Week 16
Indiana Jones vs. Fancy Footwork 
 31. “Turbulence”  a one spatial dimension warmup / 3 May 2022 /
 32. Turbulence? / 5 May 2022 /
 The last of all homeworks Hard deadline for all homeworks: 26 April 2022
 Optional
 Course conclusion
Flows described by PDEs are said to be `infinite dimensional' because if one writes them down as a set of ODEs, one needs infinitely many of them to represent the dynamics of one PDE. The longtime dynamics of many such systems of physical interest is finitedimensional. Here we cure you of the fear of infinitedimensional flows.
In the world of everyday, moderately turbulent fluids flowing across planes and down pipes, a velvet revolution is taking place. Experiments are as detailed as simulations, there is a zoo of exact numerical solutions that one dared not dream about a decade ago, and portraits of turbulent fluid's state space geometry are unexpectedly elegant. We take you on a tour of this newly breached, hitherto inaccessible territory. Mastery of fluid mechanics is no prerequisite, and perhaps a hindrance: the tutorial is aimed at anyone who had ever wondered how we know a cloud when we see one, if no cloud is ever seen twice? And how do we turn that into mathematics?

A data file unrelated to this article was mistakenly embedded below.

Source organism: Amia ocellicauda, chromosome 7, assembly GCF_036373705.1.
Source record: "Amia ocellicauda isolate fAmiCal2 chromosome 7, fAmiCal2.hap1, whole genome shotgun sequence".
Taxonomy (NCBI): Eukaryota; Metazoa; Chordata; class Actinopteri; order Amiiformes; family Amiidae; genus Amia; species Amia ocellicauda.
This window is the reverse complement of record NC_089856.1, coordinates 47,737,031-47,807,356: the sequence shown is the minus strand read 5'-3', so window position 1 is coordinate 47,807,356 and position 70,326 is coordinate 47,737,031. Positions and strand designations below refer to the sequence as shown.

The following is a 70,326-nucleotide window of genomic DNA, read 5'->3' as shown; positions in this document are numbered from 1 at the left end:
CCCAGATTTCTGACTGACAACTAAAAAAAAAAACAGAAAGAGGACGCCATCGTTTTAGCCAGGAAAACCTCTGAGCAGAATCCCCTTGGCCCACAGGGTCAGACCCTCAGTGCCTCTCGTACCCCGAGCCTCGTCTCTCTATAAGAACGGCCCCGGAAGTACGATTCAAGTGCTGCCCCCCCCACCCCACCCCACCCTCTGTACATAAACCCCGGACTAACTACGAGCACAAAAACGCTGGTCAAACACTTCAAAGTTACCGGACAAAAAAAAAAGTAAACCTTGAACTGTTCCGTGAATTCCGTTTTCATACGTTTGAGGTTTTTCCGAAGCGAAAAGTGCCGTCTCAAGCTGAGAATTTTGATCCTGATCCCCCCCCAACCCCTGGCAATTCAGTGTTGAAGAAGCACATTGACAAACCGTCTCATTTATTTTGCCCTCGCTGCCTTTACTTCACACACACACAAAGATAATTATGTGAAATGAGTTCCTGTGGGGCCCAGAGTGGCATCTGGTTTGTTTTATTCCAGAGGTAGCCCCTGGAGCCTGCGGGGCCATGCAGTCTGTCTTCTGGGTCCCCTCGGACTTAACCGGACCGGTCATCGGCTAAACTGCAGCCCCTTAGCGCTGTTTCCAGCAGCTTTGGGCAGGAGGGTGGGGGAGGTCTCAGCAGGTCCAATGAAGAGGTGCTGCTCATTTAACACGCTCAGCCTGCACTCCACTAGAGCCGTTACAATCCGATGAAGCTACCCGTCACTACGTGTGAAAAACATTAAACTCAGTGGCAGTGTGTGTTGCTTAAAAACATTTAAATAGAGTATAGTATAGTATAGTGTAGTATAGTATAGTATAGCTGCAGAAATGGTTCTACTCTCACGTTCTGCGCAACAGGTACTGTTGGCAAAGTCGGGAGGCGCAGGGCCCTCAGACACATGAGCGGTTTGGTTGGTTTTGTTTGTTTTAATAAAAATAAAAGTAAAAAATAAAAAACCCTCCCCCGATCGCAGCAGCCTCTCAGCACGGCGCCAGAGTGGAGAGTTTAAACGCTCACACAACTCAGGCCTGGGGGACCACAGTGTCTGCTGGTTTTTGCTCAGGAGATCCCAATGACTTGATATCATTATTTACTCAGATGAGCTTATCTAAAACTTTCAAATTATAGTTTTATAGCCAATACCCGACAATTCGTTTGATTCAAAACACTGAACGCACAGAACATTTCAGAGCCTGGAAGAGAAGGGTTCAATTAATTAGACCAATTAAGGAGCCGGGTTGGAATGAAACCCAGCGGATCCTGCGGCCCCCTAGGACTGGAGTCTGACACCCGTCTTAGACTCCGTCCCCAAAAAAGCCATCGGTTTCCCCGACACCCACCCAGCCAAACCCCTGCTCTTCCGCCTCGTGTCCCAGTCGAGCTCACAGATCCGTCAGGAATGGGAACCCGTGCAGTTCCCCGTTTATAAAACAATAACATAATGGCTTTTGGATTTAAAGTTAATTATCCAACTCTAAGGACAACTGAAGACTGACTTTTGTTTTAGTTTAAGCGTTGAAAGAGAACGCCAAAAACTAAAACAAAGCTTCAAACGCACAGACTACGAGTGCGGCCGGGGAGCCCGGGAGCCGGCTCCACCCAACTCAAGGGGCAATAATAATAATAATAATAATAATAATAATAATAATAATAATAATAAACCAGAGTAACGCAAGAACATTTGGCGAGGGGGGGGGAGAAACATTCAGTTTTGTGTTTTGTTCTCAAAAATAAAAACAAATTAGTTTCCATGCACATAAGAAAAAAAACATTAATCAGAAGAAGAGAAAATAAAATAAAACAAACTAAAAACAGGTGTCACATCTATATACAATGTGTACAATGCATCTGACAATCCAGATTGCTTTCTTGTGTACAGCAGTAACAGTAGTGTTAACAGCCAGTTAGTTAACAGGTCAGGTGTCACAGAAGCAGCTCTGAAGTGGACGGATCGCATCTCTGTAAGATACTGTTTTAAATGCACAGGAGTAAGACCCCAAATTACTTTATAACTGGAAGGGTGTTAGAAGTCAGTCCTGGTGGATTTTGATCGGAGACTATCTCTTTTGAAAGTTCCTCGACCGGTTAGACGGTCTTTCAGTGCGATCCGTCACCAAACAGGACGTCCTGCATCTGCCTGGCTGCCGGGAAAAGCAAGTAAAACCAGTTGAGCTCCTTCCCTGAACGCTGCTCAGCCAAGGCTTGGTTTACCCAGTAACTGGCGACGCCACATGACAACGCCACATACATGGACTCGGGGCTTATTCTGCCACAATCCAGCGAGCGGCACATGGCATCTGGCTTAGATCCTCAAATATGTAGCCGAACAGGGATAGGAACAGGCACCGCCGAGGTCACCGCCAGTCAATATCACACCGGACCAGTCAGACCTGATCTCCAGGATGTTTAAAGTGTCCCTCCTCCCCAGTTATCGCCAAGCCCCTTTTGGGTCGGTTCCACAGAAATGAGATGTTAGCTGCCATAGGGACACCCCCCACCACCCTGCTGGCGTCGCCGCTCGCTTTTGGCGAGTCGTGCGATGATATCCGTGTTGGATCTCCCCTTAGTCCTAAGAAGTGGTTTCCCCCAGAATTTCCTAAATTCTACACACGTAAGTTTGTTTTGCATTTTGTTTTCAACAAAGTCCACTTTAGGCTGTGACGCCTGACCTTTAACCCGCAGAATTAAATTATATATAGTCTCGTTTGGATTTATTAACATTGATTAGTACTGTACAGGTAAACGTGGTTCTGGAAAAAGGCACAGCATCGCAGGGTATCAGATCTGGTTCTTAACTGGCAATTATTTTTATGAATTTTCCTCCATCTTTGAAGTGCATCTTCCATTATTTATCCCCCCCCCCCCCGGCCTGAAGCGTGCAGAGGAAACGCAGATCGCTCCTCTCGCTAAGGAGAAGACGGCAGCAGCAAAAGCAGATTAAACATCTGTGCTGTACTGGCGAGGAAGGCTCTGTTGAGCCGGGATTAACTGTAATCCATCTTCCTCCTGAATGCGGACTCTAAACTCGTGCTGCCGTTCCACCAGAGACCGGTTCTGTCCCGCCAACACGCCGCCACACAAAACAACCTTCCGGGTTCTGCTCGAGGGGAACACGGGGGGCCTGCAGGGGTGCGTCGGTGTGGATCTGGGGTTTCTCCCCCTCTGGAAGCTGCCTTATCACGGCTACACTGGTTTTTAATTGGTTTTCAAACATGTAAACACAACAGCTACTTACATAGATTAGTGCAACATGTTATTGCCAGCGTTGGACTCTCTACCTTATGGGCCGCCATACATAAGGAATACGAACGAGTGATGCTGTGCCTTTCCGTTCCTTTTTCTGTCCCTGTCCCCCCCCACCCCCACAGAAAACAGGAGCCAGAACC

Tutorial  A stroll through 61,506 dimensions Ladies and gentlemen, this is no model: this is NavierStokes! 

Delirious ambitions  
What have we learned?  
Quantum chaos  
Gutzwiller semiclassical quantization  
Be brave: do QFT  
From fluid dynamics to YangMills  
Knowing where to stop: hbar 
Turbulence (optional: earn bonus points)
Due 8 May 2022 

Discussion forum for week 16 
Symmetries of the solutions  
Equilibria of equilibria 
Daniel Kleppner  Quantum Mechanics and Chaos  
Richard Feynman  The Principle of Least Action  
Epilogue